Samsung is now clear to start pitching its new flagship phone to the government.
The handset maker announced Friday that its Knox-enabled mobile devices have been approved by the Pentagon for government use. Samsung's Knox software offers high-level encryption, a VPN feature, and a way to separate personal data from work data. The software also enables IT administrators to manage a mobile device through specific policies.
The thumb's up from the Pentagon means that the S4 and future Knox devices can be used by U.S. government and military departments that tap into the Department of Defense networks. Access to these networks requires high security standards, and the S4 is the first Android phone to meet the requirements, according to Samsung.
The new security clearance also opens up certain types of businesses as potential new customers for Samsung.
"We are very pleased to announce that the U.S. Department of Defense has approved Samsung Knox-enabled devices for use in DoD networks," Samsung Mobile President JK Shin said in a statement. "This approval enables other government agencies and regulated industries such as health care and financial services to adopt Samsung Galaxy smartphones and tablets. This is a significant milestone for Samsung as we work to grow our relationships within government and large corporate enterprises."
On Thursday, the Pentagon gave the same approval to BlackBerry devices with the BlackBerry 10 operating system, which translates into its Q10 and Z10 smartphones and Playbook tablets.
In the past, BlackBerry was the go-to vendor for government and big business due to the high-level security on its devices. But Apple and Android have begun carving out of a chunk of this lucrative market. Samsung in particular is aiming to muscle in on BlackBerry's territory with help from its Knox software.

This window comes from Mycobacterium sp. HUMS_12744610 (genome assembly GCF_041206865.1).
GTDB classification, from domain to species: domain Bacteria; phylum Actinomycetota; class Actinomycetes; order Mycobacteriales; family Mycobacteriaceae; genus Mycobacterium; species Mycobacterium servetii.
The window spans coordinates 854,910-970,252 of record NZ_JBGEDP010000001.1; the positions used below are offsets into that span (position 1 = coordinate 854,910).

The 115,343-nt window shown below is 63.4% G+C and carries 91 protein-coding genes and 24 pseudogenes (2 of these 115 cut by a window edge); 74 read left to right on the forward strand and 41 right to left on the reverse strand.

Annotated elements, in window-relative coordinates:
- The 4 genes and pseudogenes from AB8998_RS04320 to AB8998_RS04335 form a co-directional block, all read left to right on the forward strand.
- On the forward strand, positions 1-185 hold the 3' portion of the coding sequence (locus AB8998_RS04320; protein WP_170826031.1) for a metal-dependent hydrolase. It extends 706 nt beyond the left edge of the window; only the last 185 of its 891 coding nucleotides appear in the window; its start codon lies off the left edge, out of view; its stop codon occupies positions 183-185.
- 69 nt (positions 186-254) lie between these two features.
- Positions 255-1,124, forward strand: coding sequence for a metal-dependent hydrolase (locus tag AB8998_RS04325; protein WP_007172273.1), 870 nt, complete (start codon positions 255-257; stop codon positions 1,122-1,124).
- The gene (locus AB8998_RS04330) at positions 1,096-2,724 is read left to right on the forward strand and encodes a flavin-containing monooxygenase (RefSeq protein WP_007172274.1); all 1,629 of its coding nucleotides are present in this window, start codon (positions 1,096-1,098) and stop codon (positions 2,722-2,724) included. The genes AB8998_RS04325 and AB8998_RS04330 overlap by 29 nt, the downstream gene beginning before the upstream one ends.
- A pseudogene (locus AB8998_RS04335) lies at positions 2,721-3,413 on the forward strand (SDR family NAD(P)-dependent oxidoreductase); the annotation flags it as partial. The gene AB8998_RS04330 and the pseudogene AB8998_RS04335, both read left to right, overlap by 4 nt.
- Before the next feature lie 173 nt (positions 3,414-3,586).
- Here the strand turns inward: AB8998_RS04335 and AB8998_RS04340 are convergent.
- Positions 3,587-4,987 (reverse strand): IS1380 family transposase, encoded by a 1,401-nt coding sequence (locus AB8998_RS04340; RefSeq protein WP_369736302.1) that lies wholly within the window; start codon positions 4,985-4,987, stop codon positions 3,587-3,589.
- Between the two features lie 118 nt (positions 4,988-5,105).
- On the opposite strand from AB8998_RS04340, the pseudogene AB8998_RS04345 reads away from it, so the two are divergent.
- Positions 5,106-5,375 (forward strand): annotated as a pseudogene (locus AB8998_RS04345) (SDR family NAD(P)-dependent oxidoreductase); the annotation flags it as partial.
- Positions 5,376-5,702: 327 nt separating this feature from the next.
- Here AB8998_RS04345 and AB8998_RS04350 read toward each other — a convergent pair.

Part of the Samsung for Enterprise (SAFE) initiative, Knox comes built into the operating system and addresses all major security holes in Android, according to the company. Knox's ability to keep personal and business data separate matches a similar feature in BB10 called BlackBerry Balance.
Up to now at least, BlackBerry hasn't appeared to be concerned about Samsung's efforts.
"Whatever any of our competitors announce, one thing won't change. The most secure mobile computing solution is a BlackBerry device running on a BlackBerry platform," David Smith, executive vice president of mobile computing for BlackBerry, said in February.
The government's nod to both Samsung and BlackBerrry still leaves Apple out in the cold.
The iPhone maker is also seeking approval from the Department of Defense for its mobile devices. Specifically, the DOD needs to certify the iOS 6 operating system as secure enough to be used by defense agencies and the military. However, that approval is expected within the next few weeks, The Wall Street Journal reported Wednesday.
Passing the government's security test doesn't automatically guarantee a sale. Approvals "do not directly result in product orders, but facilitate the process by eliminating the need for security reviews at the individual DOD organization level," a Defense Department spokesman told the Journal.
Samsung, BlackBerry, and potentially Apple will still need to fight over lucrative government contracts just as they do in the business world. But assuming Apple does win security approval, all three rivals will duke it out on an even playing field.